14

I have a case where I need to grab a bunch of items on distinct, but my source is a collection of objects with two properties, like this:

public class SkillRequirement
{
    public string Skill { get; set; }
    public string Requirement { get; set; }
}

I try to get a collection as follows:

SkillRequirementComparer sCom = new SkillRequirementComparer();

var distinct_list = source.Distinct(sCom);

I tried to implement an IEqualityComparer<T> for this, but I fell stumped at the GetHashCode() method.

The class for the Comparer:

public class SkillRequirementComparer : IEqualityComparer<SkillRequirement>
{
    public bool Equals(SkillRequirement x, SkillRequirement y)
    {
        if (x.Skill.Equals(y.Skill) && x.Requirement.Equals(y.Requirement))
        {
            return true;
        }
        else
        {
            return false;
        }
    }

    public int GetHashCode(SkillRequirement obj)
    {
        //?????
    }
}

Normally I would just use GetHashCode() on a property, but because I am comparing on two properties, I'm a bit at a loss of what to do. Am I doing anything wrong, or missing something really obvious?

2
  • Be careful when using a GetHashCode() that's derived from mutable fields! If you put the object in a hashing collection then change one of the fields - ouch. I suggest making it immutable. Commented May 21, 2013 at 10:49
  • The values for the properties are orginally from a database, where the columns do not allow nulls, there are also checks for null or empty strings before an object is added to the source list, so it is not a concern :^)
    – Felix Weir
    Commented May 21, 2013 at 10:53

2 Answers 2

15

You can implement GetHashCode in the following way:

public int GetHashCode(SkillRequirement obj)
{
    unchecked
    {
        int hash = 17;
        hash = hash * 23 + obj.Skill.GetHashCode();
        hash = hash * 23 + obj.Requirement.GetHashCode();
        return hash;
    }
}

originally from J.Skeet

If the properties can be null you should avoid a NullReferenceException, e.g.:

int hash = 17;
hash = hash * 23 + (obj.Skill ?? "").GetHashCode();
hash = hash * 23 + (obj.Requirement ?? "").GetHashCode();
return hash;
6
  • 1
    (Actually it's originally from Josh Bloch ;) Commented May 21, 2013 at 10:31
  • 1
    @TimSchmelter I guess he's worried about mutating the fields after the object's been placed in a hashing container. Commented May 21, 2013 at 10:50
  • Wow, thanks! Do you know how it works? I never even encountered the unchecked keyword before... :^)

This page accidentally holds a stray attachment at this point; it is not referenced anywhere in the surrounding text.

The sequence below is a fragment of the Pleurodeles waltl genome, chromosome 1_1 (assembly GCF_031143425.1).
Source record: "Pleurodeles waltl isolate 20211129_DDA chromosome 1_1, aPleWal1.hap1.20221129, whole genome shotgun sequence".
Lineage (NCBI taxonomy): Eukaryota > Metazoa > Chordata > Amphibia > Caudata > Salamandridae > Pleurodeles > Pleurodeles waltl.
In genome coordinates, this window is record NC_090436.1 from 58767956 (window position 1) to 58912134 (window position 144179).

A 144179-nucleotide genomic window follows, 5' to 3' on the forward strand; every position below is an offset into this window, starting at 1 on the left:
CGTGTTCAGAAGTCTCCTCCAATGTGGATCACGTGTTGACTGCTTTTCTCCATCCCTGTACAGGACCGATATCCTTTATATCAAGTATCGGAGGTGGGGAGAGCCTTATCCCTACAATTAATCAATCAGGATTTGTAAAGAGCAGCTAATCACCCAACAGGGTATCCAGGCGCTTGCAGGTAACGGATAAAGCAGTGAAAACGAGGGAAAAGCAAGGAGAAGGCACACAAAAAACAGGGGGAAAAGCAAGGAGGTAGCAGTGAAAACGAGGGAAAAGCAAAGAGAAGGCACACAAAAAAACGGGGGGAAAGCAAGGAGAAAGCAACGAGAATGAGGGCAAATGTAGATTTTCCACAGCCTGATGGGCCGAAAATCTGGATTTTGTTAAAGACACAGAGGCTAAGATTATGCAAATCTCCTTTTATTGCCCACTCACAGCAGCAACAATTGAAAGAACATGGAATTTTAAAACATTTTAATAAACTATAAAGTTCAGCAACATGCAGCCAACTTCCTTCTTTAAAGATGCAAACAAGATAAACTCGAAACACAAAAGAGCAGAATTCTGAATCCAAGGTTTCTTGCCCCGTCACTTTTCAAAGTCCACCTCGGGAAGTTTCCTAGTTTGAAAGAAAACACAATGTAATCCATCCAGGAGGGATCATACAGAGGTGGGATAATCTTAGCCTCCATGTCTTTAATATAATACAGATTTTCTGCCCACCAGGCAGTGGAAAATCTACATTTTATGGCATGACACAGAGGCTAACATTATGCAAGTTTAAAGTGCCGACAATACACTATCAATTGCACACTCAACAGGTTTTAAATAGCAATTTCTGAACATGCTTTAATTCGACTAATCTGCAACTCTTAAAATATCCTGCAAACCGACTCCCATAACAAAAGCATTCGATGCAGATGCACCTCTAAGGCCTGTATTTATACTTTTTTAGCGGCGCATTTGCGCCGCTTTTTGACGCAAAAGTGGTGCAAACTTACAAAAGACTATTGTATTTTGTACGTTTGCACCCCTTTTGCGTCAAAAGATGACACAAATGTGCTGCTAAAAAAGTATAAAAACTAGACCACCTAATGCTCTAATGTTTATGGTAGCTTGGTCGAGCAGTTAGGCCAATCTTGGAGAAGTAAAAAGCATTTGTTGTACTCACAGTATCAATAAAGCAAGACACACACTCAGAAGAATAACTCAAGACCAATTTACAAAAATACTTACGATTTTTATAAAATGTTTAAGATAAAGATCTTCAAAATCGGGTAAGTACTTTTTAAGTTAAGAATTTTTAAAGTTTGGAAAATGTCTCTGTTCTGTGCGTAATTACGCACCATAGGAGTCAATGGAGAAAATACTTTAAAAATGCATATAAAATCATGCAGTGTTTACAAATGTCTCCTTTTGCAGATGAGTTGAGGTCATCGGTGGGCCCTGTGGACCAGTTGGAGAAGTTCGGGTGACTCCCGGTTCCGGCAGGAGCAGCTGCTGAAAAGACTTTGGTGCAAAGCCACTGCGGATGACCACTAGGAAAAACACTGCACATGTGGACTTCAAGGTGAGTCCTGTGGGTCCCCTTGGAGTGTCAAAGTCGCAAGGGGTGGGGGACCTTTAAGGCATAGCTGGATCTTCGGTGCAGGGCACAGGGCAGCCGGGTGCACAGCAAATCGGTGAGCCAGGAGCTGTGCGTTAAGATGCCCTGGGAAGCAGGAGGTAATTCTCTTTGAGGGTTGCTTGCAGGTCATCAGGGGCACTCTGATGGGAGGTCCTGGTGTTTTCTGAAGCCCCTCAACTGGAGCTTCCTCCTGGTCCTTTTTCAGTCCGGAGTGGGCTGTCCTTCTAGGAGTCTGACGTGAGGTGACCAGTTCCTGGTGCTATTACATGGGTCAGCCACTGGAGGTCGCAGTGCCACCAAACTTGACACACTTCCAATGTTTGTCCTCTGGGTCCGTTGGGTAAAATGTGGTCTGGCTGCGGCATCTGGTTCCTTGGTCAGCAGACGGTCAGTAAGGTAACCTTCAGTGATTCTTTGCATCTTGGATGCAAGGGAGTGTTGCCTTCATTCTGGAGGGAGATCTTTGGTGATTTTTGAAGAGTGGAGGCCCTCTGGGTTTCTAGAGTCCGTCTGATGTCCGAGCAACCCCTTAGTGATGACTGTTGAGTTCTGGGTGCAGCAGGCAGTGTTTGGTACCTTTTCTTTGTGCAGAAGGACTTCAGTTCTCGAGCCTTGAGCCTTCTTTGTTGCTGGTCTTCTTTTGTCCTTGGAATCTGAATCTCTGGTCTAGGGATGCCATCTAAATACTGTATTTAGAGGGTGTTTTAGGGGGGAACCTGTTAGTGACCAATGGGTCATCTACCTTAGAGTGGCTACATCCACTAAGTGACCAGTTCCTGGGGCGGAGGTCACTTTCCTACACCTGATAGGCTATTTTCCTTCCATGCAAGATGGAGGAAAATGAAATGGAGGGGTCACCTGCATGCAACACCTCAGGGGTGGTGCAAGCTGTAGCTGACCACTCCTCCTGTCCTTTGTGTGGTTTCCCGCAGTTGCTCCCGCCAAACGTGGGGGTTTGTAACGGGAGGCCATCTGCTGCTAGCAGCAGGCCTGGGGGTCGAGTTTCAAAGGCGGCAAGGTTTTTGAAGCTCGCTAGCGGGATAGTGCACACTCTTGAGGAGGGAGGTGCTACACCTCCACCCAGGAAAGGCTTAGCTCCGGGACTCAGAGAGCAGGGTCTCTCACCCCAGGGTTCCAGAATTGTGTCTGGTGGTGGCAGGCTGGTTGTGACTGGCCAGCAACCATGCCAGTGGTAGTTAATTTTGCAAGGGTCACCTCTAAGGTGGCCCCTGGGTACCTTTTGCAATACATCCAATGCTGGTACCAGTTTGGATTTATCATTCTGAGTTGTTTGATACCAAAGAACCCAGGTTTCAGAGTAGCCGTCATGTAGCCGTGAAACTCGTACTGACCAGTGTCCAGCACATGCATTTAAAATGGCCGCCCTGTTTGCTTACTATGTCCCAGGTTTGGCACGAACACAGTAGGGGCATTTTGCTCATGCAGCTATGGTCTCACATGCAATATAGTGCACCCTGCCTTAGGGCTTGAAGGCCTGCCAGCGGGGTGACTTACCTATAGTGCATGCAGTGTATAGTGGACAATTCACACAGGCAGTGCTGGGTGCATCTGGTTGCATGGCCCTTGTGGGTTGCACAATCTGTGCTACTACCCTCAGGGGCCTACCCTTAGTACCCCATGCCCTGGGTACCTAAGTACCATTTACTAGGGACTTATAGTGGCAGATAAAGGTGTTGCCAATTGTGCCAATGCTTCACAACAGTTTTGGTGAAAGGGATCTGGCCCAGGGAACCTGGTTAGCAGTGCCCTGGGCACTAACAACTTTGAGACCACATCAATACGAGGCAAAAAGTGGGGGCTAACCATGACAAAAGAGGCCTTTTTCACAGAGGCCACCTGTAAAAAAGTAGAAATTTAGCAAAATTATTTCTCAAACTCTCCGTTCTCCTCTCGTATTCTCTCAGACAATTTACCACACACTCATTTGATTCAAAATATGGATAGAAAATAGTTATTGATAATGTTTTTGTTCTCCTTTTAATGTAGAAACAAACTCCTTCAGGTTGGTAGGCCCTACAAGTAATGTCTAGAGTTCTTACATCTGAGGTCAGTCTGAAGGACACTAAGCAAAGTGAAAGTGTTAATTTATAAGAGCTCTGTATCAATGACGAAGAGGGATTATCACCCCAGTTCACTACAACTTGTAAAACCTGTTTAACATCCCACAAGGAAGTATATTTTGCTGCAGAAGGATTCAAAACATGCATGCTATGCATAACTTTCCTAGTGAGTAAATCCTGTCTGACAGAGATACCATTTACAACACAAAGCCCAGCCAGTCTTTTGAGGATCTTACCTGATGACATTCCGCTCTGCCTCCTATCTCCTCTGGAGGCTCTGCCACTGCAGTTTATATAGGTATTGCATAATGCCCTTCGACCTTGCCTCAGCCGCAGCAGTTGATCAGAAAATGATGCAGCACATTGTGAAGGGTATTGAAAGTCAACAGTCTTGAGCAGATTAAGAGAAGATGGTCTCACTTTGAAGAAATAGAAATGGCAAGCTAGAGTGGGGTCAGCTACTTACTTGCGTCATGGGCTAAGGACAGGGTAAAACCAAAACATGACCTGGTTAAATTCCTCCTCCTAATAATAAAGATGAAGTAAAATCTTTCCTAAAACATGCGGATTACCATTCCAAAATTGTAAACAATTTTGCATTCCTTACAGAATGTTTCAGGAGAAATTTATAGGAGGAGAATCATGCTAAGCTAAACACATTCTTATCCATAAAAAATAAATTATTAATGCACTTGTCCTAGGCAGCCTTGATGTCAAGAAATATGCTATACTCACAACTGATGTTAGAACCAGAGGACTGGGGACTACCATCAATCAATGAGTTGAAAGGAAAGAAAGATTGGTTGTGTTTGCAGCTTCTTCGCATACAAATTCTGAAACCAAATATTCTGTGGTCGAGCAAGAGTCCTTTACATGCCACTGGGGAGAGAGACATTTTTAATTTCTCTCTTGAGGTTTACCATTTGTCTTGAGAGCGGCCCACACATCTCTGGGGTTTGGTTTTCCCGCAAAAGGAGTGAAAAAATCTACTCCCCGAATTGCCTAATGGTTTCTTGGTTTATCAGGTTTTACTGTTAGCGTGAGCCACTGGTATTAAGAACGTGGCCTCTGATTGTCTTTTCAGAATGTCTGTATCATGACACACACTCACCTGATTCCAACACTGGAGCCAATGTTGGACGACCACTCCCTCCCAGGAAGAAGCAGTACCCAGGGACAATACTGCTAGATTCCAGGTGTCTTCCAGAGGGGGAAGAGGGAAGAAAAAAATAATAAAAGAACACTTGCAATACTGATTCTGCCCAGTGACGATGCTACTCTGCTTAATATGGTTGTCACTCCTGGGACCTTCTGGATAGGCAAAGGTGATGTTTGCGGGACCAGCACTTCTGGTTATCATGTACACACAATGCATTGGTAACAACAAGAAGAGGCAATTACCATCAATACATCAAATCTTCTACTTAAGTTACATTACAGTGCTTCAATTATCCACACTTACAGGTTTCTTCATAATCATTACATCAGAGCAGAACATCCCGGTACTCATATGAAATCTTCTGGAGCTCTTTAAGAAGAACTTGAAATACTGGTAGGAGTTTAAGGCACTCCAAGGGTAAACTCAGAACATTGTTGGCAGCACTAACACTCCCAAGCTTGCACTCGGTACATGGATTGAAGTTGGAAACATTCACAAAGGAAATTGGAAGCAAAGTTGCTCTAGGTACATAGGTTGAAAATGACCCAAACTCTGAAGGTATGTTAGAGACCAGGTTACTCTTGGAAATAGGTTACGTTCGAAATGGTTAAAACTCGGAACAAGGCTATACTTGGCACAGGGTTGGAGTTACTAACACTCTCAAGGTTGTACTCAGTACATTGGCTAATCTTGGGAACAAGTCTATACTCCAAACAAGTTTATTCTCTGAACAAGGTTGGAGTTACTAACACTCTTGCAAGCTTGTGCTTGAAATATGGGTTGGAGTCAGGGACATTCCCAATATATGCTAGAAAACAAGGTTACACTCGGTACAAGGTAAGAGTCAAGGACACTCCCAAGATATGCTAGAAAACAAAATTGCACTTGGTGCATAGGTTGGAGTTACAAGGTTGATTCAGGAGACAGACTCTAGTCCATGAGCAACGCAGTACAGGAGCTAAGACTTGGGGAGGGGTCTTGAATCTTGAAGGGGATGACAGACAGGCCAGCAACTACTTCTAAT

– Felix Weir
    Commented May 21, 2013 at 10:54
  • @FelixWeir: GetHashCode should be fast and it should not give too many collisions(equal hashcode for unequal objects). Note that Equals is called for every object with the same hashcode. So Equals must be implemented in a way that guarantees that it returns true for two equal objects according to the definition and vice-versa. GetHashCode should be implemented as efficient as possible and fairly accurate. Because checking for overflow takes time, the use of unchecked code in situations where there is no danger of overflow might improve performance. Commented May 21, 2013 at 11:32
  • @FelixWeir: Note that it's ok if GetHashCode returns the same hashcode for two different objects. You should minimize those "false hashcodes" but there's nothing wrong with it. That's why Equals exist as additional check. However, two equal objects should always return the same hashcode. Read: Guidelines and rules for GetHashCode. Commented May 21, 2013 at 11:37
1

I would like to link the following stack overflow posts too though the question is already answered..

GetHashCode -

Why is it important to override GetHashCode when Equals method is overridden?

Also, in the above answer Tim Schmelter says the properties can be null you should avoid a NullReferenceException

int hash = 17;
hash = hash * 23 + (obj.Skill ?? "").GetHashCode();
hash = hash * 23 + (obj.Requirement ?? "").GetHashCode();
return hash;

IEqualityComparer -

  1. What is the difference between using IEqualityComparer and Equals/GethashCode Override
  2. What's the role of GetHashCode in the IEqualityComparer in .NET?
  3. How and when to use IEqualityComparer in C#

IEquatable - What's the difference between IEquatable and just overriding Object.Equals()?

Equals - Guidelines for Overloading Equals()

class TwoDPoint : System.Object
{
    public readonly int x, y;

    public TwoDPoint(int x, int y)  //constructor
    {
        this.x = x;
        this.y = y;
    }

    public override bool Equals(System.Object obj)
    {
        // If parameter is null return false.
        if (obj == null)
        {
            return false;
        }

        // If parameter cannot be cast to Point return false.
        TwoDPoint p = obj as TwoDPoint;
        if ((System.Object)p == null)
        {
            return false;
        }

        // Return true if the fields match:
        return (x == p.x) && (y == p.y);
    }

    public bool Equals(TwoDPoint p)
    {
        // If parameter is null return false:
        if ((object)p == null)
        {
            return false;
        }

        // Return true if the fields match:
        return (x == p.x) && (y == p.y);
    }

    public override int GetHashCode()
    {
        //return x ^ y;
    }
}

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